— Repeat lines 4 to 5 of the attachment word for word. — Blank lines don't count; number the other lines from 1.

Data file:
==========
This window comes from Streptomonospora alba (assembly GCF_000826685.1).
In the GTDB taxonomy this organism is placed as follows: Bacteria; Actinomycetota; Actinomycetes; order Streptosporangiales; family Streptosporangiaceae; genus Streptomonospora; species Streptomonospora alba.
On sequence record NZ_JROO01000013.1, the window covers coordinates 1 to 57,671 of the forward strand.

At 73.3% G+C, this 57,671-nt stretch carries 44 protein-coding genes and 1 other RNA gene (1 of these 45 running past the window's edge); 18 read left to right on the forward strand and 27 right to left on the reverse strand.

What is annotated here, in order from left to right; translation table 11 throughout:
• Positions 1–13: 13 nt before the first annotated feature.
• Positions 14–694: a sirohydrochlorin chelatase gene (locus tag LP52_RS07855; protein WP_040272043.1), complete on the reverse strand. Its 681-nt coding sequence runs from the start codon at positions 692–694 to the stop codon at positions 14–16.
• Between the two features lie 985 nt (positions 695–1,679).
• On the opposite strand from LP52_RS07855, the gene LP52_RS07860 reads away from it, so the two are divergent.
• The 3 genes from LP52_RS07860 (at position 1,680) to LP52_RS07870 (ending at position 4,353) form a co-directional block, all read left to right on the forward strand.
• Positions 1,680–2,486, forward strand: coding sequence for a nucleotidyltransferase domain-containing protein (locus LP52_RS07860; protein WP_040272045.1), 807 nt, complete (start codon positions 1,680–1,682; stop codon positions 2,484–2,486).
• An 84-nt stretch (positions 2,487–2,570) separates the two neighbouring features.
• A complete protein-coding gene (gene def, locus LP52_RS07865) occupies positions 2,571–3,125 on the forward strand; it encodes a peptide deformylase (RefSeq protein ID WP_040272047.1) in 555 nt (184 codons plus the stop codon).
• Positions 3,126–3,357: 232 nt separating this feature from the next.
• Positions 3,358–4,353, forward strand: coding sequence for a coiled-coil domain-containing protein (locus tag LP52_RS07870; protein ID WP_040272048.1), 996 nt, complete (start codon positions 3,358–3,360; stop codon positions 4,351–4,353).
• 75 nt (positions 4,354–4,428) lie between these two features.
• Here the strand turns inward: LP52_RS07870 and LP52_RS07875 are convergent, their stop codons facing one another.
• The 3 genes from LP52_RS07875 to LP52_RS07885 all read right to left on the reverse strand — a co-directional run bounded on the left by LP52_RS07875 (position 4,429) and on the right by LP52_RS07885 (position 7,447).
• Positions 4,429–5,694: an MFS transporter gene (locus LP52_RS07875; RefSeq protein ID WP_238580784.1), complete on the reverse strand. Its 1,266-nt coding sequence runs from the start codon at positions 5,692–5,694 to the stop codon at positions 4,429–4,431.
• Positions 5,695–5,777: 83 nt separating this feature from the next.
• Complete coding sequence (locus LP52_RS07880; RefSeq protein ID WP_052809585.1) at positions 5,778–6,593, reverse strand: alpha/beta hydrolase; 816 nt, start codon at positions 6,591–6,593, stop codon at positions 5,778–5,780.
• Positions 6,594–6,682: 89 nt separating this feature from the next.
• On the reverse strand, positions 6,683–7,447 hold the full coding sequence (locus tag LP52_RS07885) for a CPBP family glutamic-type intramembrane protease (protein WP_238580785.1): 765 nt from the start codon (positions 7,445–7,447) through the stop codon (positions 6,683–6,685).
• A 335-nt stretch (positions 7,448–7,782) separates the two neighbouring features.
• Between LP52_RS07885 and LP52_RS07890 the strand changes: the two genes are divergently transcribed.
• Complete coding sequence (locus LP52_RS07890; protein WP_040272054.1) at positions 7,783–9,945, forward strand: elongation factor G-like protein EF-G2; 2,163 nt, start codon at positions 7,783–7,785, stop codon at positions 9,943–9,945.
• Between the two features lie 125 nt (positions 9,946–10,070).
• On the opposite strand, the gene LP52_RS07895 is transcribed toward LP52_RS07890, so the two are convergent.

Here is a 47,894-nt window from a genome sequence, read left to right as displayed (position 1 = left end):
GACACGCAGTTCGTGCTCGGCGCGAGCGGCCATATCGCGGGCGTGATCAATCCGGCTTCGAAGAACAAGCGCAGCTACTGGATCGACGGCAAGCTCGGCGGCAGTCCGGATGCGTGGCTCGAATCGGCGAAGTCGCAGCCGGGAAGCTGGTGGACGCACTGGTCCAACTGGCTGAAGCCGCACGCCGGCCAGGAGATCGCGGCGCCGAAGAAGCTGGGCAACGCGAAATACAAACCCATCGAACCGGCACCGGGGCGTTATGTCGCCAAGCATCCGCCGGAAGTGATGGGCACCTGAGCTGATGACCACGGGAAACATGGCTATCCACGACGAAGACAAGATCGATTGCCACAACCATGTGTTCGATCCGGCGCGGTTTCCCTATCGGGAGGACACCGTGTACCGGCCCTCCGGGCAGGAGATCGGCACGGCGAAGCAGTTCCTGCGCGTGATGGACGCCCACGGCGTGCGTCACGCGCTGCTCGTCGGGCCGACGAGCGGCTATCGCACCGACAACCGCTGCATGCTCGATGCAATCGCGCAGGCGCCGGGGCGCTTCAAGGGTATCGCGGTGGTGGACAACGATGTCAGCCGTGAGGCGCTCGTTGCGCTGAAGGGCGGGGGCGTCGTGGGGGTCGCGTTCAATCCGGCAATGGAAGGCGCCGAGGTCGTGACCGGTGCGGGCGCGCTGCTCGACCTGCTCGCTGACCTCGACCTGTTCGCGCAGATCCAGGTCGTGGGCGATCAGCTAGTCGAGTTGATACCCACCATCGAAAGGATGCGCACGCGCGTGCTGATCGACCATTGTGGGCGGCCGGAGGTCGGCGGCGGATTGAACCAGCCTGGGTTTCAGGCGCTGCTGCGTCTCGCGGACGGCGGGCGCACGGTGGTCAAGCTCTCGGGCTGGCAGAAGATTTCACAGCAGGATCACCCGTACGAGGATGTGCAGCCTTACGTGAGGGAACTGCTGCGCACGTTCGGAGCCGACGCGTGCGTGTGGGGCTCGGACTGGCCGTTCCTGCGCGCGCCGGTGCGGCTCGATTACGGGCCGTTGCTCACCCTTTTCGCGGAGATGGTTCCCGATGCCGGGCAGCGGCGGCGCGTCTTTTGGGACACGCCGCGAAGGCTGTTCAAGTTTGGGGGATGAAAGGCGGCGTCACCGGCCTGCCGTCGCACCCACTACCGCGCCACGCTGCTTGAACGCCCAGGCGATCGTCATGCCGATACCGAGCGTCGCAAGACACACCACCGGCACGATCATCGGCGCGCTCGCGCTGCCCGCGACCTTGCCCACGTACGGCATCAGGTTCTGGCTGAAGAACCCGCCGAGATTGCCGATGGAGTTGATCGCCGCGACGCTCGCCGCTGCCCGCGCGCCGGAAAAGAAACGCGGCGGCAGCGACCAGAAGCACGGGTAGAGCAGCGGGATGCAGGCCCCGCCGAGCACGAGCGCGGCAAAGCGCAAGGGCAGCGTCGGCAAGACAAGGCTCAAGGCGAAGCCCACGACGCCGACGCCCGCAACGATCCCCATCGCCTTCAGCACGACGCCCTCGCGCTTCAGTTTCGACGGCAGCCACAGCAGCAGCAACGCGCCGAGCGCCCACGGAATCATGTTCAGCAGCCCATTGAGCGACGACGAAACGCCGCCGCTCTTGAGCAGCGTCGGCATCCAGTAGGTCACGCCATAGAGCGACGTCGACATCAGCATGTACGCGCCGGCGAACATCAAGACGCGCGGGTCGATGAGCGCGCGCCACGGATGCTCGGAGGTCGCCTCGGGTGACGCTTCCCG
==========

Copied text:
At 73.3% G+C, this 57,671-nt stretch carries 44 protein-coding genes and 1 other RNA gene (1 of these 45 running past the window's edge); 18 read left to right on the forward strand and 27 right to left on the reverse strand.

What is annotated here, in order from left to right; translation table 11 throughout: